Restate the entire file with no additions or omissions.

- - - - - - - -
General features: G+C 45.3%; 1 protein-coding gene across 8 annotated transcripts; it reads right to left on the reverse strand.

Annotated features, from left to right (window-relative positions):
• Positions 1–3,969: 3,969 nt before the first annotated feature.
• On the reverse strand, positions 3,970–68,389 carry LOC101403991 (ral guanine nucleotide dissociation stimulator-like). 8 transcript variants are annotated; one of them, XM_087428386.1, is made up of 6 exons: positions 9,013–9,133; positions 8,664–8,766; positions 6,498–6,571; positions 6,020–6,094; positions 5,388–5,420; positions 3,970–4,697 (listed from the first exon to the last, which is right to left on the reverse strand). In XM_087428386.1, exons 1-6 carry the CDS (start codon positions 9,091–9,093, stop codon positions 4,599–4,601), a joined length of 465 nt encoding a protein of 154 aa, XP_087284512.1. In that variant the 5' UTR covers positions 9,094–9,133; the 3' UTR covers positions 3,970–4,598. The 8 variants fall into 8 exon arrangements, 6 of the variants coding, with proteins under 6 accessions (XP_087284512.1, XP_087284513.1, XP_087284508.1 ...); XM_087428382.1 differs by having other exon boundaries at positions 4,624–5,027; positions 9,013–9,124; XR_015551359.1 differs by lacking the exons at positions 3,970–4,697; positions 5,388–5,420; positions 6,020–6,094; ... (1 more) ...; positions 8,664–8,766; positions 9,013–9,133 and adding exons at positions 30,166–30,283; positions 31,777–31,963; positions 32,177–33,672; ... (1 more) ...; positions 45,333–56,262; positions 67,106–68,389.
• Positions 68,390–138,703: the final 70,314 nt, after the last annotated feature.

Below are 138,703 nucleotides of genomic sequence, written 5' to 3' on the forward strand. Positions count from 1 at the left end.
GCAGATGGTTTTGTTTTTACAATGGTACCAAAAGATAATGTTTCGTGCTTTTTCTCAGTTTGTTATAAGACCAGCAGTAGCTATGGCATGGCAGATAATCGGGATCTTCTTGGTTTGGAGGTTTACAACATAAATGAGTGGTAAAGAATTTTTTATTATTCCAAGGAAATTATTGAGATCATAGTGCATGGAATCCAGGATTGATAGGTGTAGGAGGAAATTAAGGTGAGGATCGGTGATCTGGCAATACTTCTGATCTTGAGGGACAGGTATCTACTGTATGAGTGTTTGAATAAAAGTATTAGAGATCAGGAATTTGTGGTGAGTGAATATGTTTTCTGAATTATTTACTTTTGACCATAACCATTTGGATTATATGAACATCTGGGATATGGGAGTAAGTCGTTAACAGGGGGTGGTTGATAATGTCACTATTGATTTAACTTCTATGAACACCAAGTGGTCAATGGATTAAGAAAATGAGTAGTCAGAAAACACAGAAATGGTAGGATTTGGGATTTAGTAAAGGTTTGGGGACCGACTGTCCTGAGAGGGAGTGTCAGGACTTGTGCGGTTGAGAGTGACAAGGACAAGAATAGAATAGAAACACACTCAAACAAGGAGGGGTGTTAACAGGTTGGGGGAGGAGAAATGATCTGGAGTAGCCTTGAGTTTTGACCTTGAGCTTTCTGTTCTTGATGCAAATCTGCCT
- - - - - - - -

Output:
General features: G+C 45.3%; 1 protein-coding gene across 8 annotated transcripts; it reads right to left on the reverse strand.

Annotated features, from left to right (window-relative positions):
• Positions 1–3,969: 3,969 nt before the first annotated feature.
• On the reverse strand, positions 3,970–68,389 carry LOC101403991 (ral guanine nucleotide dissociation stimulator-like). 8 transcript variants are annotated; one of them, XM_087428386.1, is made up of 6 exons: positions 9,013–9,133; positions 8,664–8,766; positions 6,498–6,571; positions 6,020–6,094; positions 5,388–5,420; positions 3,970–4,697 (listed from the first exon to the last, which is right to left on the reverse strand). In XM_087428386.1, exons 1-6 carry the CDS (start codon positions 9,091–9,093, stop codon positions 4,599–4,601), a joined length of 465 nt encoding a protein of 154 aa, XP_087284512.1. In that variant the 5' UTR covers positions 9,094–9,133; the 3' UTR covers positions 3,970–4,598. The 8 variants fall into 8 exon arrangements, 6 of the variants coding, with proteins under 6 accessions (XP_087284512.1, XP_087284513.1, XP_087284508.1 ...); XM_087428382.1 differs by having other exon boundaries at positions 4,624–5,027; positions 9,013–9,124; XR_015551359.1 differs by lacking the exons at positions 3,970–4,697; positions 5,388–5,420; positions 6,020–6,094; ... (1 more) ...; positions 8,664–8,766; positions 9,013–9,133 and adding exons at positions 30,166–30,283; positions 31,777–31,963; positions 32,177–33,672; ... (1 more) ...; positions 45,333–56,262; positions 67,106–68,389.
• Positions 68,390–138,703: the final 70,314 nt, after the last annotated feature.

Below are 138,703 nucleotides of genomic sequence, written 5' to 3' on the forward strand. Positions count from 1 at the left end.
GCAGATGGTTTTGTTTTTACAATGGTACCAAAAGATAATGTTTCGTGCTTTTTCTCAGTTTGTTATAAGACCAGCAGTAGCTATGGCATGGCAGATAATCGGGATCTTCTTGGTTTGGAGGTTTACAACATAAATGAGTGGTAAAGAATTTTTTATTATTCCAAGGAAATTATTGAGATCATAGTGCATGGAATCCAGGATTGATAGGTGTAGGAGGAAATTAAGGTGAGGATCGGTGATCTGGCAATACTTCTGATCTTGAGGGACAGGTATCTACTGTATGAGTGTTTGAATAAAAGTATTAGAGATCAGGAATTTGTGGTGAGTGAATATGTTTTCTGAATTATTTACTTTTGACCATAACCATTTGGATTATATGAACATCTGGGATATGGGAGTAAGTCGTTAACAGGGGGTGGTTGATAATGTCACTATTGATTTAACTTCTATGAACACCAAGTGGTCAATGGATTAAGAAAATGAGTAGTCAGAAAACACAGAAATGGTAGGATTTGGGATTTAGTAAAGGTTTGGGGACCGACTGTCCTGAGAGGGAGTGTCAGGACTTGTGCGGTTGAGAGTGACAAGGACAAGAATAGAATAGAAACACACTCAAACAAGGAGGGGTGTTAACAGGTTGGGGGAGGAGAAATGATCTGGAGTAGCCTTGAGTTTTGACCTTGAGCTTTCTGTTCTTGATGCAAATCTGCCT